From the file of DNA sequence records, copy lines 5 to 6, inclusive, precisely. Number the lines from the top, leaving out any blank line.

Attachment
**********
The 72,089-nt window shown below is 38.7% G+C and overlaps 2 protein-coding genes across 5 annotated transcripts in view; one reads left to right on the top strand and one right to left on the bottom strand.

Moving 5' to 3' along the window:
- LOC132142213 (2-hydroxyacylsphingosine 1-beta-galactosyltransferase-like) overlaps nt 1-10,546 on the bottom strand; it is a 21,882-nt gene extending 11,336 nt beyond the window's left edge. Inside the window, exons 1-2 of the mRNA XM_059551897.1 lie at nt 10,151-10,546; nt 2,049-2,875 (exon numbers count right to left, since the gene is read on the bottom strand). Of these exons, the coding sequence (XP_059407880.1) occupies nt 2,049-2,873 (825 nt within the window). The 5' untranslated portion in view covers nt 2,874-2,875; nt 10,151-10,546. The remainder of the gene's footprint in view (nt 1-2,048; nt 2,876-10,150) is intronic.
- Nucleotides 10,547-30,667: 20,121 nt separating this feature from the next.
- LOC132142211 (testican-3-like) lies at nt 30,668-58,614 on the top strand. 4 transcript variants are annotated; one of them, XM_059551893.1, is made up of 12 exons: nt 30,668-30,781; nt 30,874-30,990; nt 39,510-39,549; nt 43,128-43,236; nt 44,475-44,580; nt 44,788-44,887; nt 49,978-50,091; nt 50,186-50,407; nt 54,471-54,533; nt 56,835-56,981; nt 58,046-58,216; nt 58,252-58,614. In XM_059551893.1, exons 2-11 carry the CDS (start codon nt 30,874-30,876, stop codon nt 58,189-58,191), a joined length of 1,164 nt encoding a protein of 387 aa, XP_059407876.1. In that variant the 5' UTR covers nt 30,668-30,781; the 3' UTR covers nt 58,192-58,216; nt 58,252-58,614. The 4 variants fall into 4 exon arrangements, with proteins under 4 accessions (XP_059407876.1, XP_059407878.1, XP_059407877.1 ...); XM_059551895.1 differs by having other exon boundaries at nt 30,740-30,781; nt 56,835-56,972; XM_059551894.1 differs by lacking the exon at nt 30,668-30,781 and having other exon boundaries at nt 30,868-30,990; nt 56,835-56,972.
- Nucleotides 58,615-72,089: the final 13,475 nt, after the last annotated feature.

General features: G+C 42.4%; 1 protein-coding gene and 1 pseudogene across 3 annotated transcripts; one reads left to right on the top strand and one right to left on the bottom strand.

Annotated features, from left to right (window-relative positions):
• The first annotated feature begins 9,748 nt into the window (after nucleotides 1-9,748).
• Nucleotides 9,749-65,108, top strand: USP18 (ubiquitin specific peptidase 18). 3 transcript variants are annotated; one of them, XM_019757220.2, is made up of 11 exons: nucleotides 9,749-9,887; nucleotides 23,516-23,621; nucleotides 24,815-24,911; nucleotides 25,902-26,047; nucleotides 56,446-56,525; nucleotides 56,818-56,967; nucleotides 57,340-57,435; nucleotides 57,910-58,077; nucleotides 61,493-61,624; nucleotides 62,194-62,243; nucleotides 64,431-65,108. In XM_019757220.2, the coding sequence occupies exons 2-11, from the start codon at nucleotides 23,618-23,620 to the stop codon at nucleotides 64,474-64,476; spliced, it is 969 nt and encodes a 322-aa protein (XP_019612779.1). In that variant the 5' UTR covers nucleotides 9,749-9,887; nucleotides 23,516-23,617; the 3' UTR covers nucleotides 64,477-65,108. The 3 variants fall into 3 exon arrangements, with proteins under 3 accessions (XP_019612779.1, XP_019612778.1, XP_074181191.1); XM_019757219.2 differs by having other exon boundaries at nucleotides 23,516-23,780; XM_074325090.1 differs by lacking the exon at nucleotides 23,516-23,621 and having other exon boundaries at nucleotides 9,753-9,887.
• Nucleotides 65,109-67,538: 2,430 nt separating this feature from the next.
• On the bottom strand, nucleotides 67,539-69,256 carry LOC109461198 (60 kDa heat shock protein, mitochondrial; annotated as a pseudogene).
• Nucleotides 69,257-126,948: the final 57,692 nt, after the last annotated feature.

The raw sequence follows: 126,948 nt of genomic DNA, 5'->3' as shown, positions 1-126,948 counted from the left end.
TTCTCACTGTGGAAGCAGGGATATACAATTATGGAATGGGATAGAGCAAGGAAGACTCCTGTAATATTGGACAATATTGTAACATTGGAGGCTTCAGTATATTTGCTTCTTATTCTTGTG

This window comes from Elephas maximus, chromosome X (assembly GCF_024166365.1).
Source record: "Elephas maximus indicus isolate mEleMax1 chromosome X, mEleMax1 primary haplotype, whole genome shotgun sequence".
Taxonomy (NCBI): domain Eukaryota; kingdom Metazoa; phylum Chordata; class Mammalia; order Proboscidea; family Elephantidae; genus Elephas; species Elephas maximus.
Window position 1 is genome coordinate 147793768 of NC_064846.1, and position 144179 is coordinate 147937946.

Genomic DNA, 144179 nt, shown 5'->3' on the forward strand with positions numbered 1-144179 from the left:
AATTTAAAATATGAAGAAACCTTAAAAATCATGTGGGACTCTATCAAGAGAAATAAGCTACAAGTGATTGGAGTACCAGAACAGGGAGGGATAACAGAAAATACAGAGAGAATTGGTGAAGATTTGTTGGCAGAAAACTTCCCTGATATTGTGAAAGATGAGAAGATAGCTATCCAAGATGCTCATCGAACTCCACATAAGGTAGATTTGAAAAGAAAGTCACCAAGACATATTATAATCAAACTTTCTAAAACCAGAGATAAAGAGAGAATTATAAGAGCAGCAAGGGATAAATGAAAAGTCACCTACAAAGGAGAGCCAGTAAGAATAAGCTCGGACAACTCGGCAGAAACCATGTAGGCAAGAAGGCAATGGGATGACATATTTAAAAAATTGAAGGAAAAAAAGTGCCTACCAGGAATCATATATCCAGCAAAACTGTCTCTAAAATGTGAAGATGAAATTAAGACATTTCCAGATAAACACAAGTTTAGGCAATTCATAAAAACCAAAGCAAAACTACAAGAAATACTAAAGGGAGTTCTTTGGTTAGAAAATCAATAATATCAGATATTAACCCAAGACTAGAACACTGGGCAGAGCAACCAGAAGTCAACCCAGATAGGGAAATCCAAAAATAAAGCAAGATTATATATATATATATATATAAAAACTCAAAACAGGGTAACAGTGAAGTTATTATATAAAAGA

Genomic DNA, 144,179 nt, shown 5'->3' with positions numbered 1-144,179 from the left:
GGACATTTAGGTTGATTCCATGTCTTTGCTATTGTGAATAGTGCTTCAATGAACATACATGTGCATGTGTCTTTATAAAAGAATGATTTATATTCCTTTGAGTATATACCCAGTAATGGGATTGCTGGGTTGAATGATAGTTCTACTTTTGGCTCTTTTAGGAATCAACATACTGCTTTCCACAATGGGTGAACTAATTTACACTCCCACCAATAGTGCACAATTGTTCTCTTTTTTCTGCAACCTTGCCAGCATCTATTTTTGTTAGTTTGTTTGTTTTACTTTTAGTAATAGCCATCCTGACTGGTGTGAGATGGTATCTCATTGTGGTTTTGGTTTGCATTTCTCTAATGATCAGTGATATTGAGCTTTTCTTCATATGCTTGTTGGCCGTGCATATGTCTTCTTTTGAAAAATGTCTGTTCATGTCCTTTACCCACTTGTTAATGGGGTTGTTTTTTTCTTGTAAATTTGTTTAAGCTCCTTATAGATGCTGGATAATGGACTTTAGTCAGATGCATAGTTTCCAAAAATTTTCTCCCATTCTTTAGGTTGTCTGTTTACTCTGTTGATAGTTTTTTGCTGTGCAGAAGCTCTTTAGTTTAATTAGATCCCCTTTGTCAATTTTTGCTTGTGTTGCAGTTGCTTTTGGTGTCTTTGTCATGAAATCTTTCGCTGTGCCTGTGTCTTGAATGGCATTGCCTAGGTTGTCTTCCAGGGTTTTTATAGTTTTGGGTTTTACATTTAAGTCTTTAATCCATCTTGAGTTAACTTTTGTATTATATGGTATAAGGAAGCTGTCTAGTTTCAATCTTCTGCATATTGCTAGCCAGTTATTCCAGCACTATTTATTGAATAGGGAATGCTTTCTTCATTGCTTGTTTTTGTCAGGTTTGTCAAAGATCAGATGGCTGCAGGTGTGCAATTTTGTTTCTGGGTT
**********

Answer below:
- LOC132142211 (testican-3-like) lies at nt 30,668-58,614 on the top strand. 4 transcript variants are annotated; one of them, XM_059551893.1, is made up of 12 exons: nt 30,668-30,781; nt 30,874-30,990; nt 39,510-39,549; nt 43,128-43,236; nt 44,475-44,580; nt 44,788-44,887; nt 49,978-50,091; nt 50,186-50,407; nt 54,471-54,533; nt 56,835-56,981; nt 58,046-58,216; nt 58,252-58,614. In XM_059551893.1, exons 2-11 carry the CDS (start codon nt 30,874-30,876, stop codon nt 58,189-58,191), a joined length of 1,164 nt encoding a protein of 387 aa, XP_059407876.1. In that variant the 5' UTR covers nt 30,668-30,781; the 3' UTR covers nt 58,192-58,216; nt 58,252-58,614. The 4 variants fall into 4 exon arrangements, with proteins under 4 accessions (XP_059407876.1, XP_059407878.1, XP_059407877.1 ...); XM_059551895.1 differs by having other exon boundaries at nt 30,740-30,781; nt 56,835-56,972; XM_059551894.1 differs by lacking the exon at nt 30,668-30,781 and having other exon boundaries at nt 30,868-30,990; nt 56,835-56,972.
- Nucleotides 58,615-72,089: the final 13,475 nt, after the last annotated feature.